Cathy Lee Mosteller
Director of Communications
Iolani School
Via the Internet

Who will report on Legislature's pratfalls?

Who will report on Hawaii's greatest show on earth -- the state Legislature also known as the Ringling Brothers, Barnum & Bailey circus, after the Star-Bulletin closes its doors?

The newspaper was one of the shining beacons in a very dense fog! Hail and farewell.

A. Locascio

Shutdown announcement


Cochran is not good poster boy for ACLU

Shame on the American Civil Liberties Union for inviting attorney Johnnie Cochran to be its keynote speaker at its awards dinner on Oct. 9. Notwithstanding its recorded telephone message that he is a "longtime advocate for the Bill of Rights," Cochran has done more than anyone to undermine faith in the American legal system with his racially polarizing tactics, police baiting and self-promoting behavior in the O.J. Simpson trial.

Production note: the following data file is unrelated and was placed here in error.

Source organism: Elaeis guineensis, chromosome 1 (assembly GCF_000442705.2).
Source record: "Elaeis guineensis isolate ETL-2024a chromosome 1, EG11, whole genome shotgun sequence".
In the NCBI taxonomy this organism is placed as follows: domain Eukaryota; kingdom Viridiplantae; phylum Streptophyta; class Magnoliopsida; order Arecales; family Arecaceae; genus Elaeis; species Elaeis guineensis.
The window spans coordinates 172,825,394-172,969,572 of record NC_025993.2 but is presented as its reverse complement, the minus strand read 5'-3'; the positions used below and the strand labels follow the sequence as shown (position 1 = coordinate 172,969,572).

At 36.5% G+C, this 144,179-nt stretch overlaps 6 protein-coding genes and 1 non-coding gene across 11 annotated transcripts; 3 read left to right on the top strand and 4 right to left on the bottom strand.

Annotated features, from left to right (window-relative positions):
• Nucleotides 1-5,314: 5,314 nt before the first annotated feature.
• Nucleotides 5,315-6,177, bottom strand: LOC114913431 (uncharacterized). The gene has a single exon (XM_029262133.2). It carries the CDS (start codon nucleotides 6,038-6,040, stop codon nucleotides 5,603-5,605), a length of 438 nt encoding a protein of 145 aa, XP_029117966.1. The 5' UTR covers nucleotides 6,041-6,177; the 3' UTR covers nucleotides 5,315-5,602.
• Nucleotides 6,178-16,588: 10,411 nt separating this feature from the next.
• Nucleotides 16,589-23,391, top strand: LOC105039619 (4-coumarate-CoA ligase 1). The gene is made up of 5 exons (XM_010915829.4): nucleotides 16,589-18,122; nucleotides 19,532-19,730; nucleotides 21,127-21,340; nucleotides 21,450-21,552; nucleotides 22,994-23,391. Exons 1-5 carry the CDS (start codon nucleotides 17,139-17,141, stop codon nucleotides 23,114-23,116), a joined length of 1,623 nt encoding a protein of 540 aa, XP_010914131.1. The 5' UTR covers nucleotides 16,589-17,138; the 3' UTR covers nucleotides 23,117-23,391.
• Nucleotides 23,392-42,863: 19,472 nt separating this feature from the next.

Overall, as his behavior in the Latrell Sprewell NBA suspension case illustrates, his mode of operation throughout his career has been to throw grenades at rather than to shed light on cases of alleged abuses, leaving bitterness and recriminations in their wake. He has continually scapegoated the police for all of the ills of this country, and smeared decent and hard-working officers because of the misdeeds of a few.

In short, Cochran's activities inevitably lead to anger, bitterness and increased racial polarization rather than the resolution of real problems that exist in our society.

Paul Wright
Via the Internet